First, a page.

In 1993 the all new Nissan Skyline R33 GTS25-T replaced the successful R32 GTS- T. Little brother to the all conquering GTR the GTS25-T is more affordable and still a thrilling ride. It features a more modern new shape with smooth lines rather than the sharp edges of the previous model. The new looks were debatable some liked the newer styling of the R33 and some preferred the harder edges of the R32.
On the road with the R33 the first thing you notice is how smooth the R25DET engine is power delivery is linier and the car pulls hard from 3000rpm to the 7000 rpm redline. The manual coupe version will propel you from 0-100 in 6.18 seconds and complete the quarter in 14.4. Maximum power is 187kw at 6400 and a max torque 295nm at 4800.
The RB25DET is a ripper and featured technology ahead of it time. The 2.5 liter turbo intercooled straight 6 features a twin cam head with variable valve timing on the intake side.
Handling of the coupe is great with a good balance between comfort and a sports like feel. The rear of the car steered by a system called HICAS which works by calculating the speed and angle of the car through the corners. This feature seems to minimize under- steer and kept the car flat through the corner. The rear on the car is equipped with a viscous LSD and steps out ever so progressively when pushing hard. This makes the car easy to control but if pushed to hard it would be easy to loose the rear end. The skyline is a medium size coupe weighing in at 1360kg and when cornering its a great drive but not quiet as direct or nibble though the bends as the lighter R32 was. But light suspension modifications improve handling significantly.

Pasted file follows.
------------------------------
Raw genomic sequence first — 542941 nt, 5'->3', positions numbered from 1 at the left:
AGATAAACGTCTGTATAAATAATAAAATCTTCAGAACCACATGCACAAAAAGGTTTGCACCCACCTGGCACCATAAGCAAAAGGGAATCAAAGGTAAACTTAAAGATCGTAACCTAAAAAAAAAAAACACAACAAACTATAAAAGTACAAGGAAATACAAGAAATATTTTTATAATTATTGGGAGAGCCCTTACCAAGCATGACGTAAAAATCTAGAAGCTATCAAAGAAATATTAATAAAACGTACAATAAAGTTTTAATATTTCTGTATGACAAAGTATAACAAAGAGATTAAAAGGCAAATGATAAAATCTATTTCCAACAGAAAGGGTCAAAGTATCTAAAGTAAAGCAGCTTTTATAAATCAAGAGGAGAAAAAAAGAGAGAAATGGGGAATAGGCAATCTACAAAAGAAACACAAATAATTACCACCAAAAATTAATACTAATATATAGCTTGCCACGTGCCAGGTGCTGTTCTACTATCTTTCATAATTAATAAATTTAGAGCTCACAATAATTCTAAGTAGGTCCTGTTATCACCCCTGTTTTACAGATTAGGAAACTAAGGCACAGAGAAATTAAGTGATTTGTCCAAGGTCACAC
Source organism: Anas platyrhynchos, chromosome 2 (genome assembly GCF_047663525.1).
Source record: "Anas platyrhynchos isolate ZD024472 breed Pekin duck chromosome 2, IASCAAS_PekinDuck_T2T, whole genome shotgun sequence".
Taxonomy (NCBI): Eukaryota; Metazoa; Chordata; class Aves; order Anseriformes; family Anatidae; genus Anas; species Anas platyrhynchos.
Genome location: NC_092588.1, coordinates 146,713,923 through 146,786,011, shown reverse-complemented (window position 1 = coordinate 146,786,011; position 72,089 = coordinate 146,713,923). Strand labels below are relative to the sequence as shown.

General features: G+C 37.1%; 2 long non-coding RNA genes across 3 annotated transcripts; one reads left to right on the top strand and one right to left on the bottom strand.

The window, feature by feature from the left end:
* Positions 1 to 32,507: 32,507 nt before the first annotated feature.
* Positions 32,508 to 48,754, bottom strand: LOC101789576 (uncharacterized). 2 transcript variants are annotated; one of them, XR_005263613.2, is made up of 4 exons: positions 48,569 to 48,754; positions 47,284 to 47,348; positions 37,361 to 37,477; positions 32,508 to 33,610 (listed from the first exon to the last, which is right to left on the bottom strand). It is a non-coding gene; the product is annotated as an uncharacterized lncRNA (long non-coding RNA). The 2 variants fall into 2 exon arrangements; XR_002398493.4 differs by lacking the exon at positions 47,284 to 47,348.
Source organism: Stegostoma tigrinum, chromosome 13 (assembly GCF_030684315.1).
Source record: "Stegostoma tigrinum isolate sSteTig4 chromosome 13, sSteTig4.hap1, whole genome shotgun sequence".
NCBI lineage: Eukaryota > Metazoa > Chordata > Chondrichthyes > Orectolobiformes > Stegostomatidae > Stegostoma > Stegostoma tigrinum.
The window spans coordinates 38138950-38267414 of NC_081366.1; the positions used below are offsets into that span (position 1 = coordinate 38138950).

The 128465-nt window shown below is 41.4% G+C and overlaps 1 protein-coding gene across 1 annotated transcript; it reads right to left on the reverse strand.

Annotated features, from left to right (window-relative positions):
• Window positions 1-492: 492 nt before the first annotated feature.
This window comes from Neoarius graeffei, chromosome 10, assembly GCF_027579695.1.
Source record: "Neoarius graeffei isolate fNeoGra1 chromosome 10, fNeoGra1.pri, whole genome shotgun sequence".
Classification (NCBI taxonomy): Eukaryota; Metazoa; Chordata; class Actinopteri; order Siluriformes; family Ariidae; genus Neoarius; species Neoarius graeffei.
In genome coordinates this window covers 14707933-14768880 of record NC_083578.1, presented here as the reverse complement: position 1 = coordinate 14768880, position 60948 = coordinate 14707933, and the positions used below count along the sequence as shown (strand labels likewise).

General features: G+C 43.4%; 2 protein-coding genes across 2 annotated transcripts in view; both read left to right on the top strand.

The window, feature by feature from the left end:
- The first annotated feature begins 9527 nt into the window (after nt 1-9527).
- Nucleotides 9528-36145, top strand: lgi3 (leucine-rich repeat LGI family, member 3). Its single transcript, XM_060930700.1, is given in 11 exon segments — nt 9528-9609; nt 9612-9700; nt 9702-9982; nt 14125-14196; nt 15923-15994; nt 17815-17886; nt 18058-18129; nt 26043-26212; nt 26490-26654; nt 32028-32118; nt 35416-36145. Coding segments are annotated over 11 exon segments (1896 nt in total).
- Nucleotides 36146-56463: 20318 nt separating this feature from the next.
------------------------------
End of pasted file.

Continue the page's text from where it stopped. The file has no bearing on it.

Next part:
In Australia a good series 1 GTS25-T can be picked up for around $17,000 and a series 2 for around 20,000. With standard features including electric windows and climate control I thinks it is great value for money. With light modifications to the engine and suspension this car can be turned into a street weapon.